What is medical acupuncture/dry needling?
Medical acupuncture, also termed dry needling is a minimally invasive procedure in which an acupuncture needle is gently inserted into an area of muscle called a myofascial trigger point. This is a local, hyper-irritable band of muscle that can refer pain to other areas of the body and/or produce a local muscle twitch. These trigger points can be felt as pea-sized nodules of tissue can be uncomfortable to press into.
Myofascial pain is a common form of pain that arises from muscles or related fascia (a continuous sheath of connective tissue that surrounds muscles, groups of muscles, blood vessels, and nerves). Studies have shown that a surprisingly large percentage of people presenting with musculoskeletal pain will have mysofasical trigger points as their primary source of pain. This can often go undiagnosed, which can lead to chronic pain conditions.
Is dry needling similar to traditional acupuncture?
Although an acupuncture needle is used to treat the trigger points, the therapy is generally based on the traditional reasoning of Western medicine. However, some traditional Chinese acupuncture points may be used depending on the case, as this can produce a positive generalised response. It is a relatively new method of treatment, yet is now widely used by physicians and physical therapists. It is normally used in conjunction with the other techniques such as stretching, manipulation and massage.
How does it work?
The exact mechanisms of dry needling are not known. There is a theory that the body treats the needle as a foreign object and therefore directs local inflammatory mediators to ‘fight’ the unknown object and heal the area. It attracts blood supply which helps flush out the tissue and provide nutrition to the area. The tissue will contract around the needle initially, then release and relax off, which indicates that the response has finished. Based on the pioneering studies by Dr. Jay Shah and colleagues at the National Institutes of Health, these biochemical and mechanical effects help to reduce overall pain levels. The endorphin release can also produce a feeling of euphoria.
Does dry needling hurt?
Superficial dry needling is a relatively painless process. As opposed to deep dry needling, this technique involves inserting the needle into the fatty layer above the muscle. You may feel a little ‘scratch’ as it pierces the skin surface but otherwise you may not feel a thing. The needle is very thin and pliable, so it tends not to pierce structures such as nerves and blood vessels and therefore does not draw blood – hence the term dry needling. There is no statistical evidence to suggest that deep dry needling (where the needle is deeply inserted directly into the muscle) has any greater therapeutic benefit over the superficial method. However, in some cases the twitch response of deep dry needling may be a desirable reaction. Some describe this sensation as an electric shock and others describe it as more like a muscle cramp. If elicited, this response will last less than a second. If I feel this is an appropriate method I will discuss this with you at the time, and explain why this may benefit your condition.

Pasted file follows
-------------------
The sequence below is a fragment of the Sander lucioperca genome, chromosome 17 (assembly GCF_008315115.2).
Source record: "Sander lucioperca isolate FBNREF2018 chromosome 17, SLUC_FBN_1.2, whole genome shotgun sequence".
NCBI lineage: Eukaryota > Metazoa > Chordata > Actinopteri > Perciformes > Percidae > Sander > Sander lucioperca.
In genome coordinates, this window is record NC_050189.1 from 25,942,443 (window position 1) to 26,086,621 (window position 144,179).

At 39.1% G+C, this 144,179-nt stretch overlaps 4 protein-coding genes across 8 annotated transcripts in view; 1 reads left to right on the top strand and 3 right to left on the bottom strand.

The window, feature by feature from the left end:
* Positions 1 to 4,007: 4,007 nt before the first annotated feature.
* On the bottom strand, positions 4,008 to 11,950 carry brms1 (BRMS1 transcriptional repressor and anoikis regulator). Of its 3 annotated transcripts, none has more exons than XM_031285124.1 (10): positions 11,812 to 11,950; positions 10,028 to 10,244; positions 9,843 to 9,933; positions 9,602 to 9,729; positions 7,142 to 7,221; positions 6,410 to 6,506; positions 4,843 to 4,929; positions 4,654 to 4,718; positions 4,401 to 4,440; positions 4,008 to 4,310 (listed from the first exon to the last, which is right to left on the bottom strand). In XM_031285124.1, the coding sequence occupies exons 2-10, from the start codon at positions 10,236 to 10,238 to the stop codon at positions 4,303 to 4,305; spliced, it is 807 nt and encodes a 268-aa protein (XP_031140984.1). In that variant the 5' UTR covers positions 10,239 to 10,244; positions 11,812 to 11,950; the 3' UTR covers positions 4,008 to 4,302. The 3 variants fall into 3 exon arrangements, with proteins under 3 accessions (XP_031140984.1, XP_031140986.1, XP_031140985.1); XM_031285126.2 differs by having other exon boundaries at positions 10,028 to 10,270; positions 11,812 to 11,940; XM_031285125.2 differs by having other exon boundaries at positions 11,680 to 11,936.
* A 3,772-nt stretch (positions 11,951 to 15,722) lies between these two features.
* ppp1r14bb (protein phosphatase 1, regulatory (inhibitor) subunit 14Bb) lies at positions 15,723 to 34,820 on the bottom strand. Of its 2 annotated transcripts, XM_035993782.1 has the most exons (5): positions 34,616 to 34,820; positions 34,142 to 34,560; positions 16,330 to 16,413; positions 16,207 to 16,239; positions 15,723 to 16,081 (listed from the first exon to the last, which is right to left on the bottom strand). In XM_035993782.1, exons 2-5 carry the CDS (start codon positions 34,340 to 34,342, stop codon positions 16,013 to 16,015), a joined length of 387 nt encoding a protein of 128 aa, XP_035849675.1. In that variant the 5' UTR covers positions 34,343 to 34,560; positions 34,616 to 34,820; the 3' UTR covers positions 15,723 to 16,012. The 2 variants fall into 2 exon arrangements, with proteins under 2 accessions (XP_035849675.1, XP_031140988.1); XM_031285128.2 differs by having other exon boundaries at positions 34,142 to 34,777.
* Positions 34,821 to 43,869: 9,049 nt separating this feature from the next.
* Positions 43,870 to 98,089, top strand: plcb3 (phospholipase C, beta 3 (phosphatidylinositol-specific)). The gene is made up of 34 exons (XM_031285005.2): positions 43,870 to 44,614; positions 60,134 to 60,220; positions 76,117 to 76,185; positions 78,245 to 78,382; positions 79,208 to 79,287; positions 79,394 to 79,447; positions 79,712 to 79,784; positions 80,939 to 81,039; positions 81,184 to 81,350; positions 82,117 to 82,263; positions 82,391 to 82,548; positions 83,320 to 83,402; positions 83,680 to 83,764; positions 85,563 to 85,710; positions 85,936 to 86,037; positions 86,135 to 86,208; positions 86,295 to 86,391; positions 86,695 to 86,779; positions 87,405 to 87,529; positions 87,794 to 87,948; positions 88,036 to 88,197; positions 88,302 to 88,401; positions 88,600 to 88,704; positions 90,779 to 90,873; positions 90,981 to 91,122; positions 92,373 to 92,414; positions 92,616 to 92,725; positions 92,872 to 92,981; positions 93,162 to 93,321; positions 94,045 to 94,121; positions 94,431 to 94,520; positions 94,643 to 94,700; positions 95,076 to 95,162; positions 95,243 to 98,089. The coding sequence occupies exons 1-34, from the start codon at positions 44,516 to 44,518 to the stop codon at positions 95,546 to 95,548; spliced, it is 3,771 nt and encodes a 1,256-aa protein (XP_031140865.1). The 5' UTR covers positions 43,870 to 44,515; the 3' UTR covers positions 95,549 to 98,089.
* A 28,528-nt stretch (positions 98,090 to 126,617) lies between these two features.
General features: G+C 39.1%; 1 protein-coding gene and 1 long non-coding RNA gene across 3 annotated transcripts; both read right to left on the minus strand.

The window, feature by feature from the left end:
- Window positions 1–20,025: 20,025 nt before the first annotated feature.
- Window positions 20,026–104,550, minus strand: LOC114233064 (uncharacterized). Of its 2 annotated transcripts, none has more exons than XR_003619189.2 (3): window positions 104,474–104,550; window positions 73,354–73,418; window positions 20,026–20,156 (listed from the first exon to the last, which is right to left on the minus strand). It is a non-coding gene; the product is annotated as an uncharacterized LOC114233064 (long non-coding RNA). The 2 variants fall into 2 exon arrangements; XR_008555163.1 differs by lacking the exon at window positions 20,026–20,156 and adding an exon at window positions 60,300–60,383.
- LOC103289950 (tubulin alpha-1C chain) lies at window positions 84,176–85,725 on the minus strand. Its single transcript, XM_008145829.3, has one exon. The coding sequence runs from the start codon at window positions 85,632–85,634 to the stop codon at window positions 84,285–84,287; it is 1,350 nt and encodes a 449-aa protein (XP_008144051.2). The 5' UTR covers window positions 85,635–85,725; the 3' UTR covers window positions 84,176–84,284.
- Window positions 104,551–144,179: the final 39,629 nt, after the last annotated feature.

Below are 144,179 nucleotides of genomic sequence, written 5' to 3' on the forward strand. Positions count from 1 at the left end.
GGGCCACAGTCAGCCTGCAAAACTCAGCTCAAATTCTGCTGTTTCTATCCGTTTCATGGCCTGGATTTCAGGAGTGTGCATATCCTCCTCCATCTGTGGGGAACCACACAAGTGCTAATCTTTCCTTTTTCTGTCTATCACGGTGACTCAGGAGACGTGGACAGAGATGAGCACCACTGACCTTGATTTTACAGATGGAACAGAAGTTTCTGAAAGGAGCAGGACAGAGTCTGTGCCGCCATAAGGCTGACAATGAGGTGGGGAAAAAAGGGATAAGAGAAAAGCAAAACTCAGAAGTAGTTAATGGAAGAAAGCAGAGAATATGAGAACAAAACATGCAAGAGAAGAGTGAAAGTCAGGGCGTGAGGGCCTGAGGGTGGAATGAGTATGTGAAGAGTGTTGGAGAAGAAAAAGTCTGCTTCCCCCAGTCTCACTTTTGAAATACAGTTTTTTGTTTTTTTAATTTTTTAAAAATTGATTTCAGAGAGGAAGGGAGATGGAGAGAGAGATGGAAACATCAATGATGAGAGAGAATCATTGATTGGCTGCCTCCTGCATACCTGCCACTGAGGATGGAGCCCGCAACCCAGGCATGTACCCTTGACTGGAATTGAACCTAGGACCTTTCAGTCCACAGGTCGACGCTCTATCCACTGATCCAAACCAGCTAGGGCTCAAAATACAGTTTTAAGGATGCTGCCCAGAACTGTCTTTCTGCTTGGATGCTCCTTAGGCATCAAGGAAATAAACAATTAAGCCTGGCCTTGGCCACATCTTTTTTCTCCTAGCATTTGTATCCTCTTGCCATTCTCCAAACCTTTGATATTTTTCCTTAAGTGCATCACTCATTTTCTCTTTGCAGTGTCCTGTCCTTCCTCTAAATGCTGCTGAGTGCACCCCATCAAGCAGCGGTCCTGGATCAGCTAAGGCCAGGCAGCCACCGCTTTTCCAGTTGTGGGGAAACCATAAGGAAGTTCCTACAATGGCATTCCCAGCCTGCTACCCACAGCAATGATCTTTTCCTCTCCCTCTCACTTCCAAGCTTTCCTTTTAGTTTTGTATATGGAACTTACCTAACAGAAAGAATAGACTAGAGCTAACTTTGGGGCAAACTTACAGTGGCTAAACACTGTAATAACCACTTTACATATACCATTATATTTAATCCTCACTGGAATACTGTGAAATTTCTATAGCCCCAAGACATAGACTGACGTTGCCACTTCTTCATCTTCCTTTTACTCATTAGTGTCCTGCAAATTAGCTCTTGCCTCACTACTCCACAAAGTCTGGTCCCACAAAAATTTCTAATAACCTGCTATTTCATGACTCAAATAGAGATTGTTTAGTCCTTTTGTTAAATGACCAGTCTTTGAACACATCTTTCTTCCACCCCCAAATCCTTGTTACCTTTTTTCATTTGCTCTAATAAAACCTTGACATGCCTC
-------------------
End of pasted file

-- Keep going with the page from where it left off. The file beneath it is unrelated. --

What can be treated with dry needling?
Dry needling can be used for a variety of musculoskeletal problems, where muscles or fascia are thought to be a primary contributing factor to the symptoms. Such conditions include, but are not limited to:
- Neck/Back/Shoulder pain
- Tennis elbow
- Golfer’s elbow
- Carpal tunnel
- Tension headaches and Migraines
- Jaw pain
- Hamstrings strains
- Calf tightness/spasms
- Achilles tendonitis
- Plantar fasciitis
What side effects can I expect after the treatment?
Most patients report that they feel a little sore after the procedure. Typically, the soreness lasts between a few hours and two days. In rare cases the endorphin release may leave a patient feeling ‘spaced out’, dizzy or slightly nauseous. Although this is a rare side effect, it can actually be a very positive response as it normally means that you are a ‘high responder’ to the treatment. However, if you feel this during the process you should let your practitioner know.